If you’re thinking about having a pool in your backyard, you should start thinking about the surrounding surface as well. This means deciding on the materials you plan to use for the coping and the overall esthetics you want to create in the yard. Naturally, safety should be the primary concern (things get slippery when wet).

Before you decide, assess your budget and think about the cost and benefits of every option. What do you want to achieve with the pool? Is it just a recreational thing or you want to entertain guests by the pool at some point? Here are a couple of options to choose from, but remember it’s your home and in the end, it’s up to you.

Natural stone

Natural stone is a bit more expensive, but it’s elegant and beautiful. It can give a rustic, retro look to your whole patio. It requires a professional to be installed correctly so you’ll need quality sandstone pavers, and after it’s done there are practically no repairs needed. The stone also has small pores which will help with the heat build up around the pool. It’s as durable as it gets and it comes in all the shapes and sizes, so you can easily incorporate it into the esthetic of your house. Pro tip: if your pool is round you’ll need a bit more material to fit it properly.

Poured concrete

Poured concrete is the least expensive solution for pool coping. This doesn’t mean it doesn’t have other advantages. When you use poured concrete the coping is incorporated with the edges of the pool. It’s easy to install and it makes the patio look larger. Poured concrete is also a good protection against sun exposure and it has clean and simple look. Cracks in the pavement need to be repaired every once in a while, so you might want to add that to the overall cost as well.

Precast concrete

This is the concrete which comes in a reusable pre-produced form or a mold. There really isn’t much work to be done, if you choose this option. The coping comes in a truck – it’s lifted and assembled around the pool. Making this choice allows you to spend more money and time on other aspects of pool design and construction. It also lets you choose from a variety of designs and patterns beforehand, since the coping comes ready-made.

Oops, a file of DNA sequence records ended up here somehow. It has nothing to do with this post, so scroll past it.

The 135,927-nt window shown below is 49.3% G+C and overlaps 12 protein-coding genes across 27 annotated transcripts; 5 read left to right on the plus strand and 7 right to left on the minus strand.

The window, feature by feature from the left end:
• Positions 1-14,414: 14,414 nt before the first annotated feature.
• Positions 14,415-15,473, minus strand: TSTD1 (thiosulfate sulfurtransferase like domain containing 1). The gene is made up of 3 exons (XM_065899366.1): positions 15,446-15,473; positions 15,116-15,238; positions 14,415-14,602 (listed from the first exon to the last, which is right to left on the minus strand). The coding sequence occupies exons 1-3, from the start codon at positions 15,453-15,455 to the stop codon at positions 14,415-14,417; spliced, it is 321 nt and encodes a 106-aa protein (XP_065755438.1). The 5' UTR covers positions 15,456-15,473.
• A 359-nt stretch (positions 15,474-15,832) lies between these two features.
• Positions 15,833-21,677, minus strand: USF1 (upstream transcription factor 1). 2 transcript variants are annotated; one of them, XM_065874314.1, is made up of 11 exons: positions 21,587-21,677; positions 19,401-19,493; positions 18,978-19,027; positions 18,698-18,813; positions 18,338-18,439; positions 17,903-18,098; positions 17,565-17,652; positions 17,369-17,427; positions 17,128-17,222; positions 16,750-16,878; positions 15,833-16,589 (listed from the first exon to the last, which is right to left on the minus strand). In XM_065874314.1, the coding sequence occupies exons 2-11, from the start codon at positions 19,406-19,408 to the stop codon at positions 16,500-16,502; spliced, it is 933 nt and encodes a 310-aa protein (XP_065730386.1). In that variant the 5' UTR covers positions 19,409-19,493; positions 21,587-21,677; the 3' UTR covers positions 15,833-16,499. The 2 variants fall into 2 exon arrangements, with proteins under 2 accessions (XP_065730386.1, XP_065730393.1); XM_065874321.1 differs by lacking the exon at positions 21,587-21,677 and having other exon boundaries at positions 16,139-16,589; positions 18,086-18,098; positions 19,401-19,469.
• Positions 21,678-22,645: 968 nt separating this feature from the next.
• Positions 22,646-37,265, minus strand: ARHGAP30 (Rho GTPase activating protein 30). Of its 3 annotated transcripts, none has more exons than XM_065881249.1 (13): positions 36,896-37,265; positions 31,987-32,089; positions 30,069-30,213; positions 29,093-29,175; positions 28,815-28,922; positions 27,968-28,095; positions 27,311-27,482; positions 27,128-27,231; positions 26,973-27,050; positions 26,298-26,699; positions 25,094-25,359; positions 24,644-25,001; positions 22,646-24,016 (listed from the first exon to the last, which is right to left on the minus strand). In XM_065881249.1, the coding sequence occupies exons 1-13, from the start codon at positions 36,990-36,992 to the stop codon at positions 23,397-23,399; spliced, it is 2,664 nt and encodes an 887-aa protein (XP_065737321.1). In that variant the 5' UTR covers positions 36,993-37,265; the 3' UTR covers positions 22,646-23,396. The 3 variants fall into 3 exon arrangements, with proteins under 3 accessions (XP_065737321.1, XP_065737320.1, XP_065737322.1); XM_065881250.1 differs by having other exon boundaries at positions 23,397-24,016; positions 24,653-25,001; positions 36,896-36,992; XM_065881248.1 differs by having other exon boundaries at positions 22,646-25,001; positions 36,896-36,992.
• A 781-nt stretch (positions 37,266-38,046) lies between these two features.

Paver coping

This is a form of concrete, although it’s not poured around the pool. It’s laid around it using special machines or it can be done by hand (which obviously takes longer). This gives it a less predictable look, meaning that you can create all sorts of different shapes or patterns if you want to. This option offers stunning design solutions, especially for plunge pools. You can also adjust color to the existing concrete or to the surrounding. The only con is that it’s a bit pricier option.

Travertine Coping

Travertine coping is a form of fiberglass. It comes in blocks and then it’s assembled around the pool. It comes in all shapes and sizes and can accommodate any pool. It stays cold when it’s exposed to the sun and doesn’t get very slippery. Because they’re man made it can come in all colors so you can adjust it to your needs (even match it to the patio furniture for instance). If you go for this option, remember that it requires maintenances on fairly regular basis.

There is no right or wrong answer when it comes to aesthetic choices. The same goes for your pool coping. Pick the one that’s the most suited to your needs.

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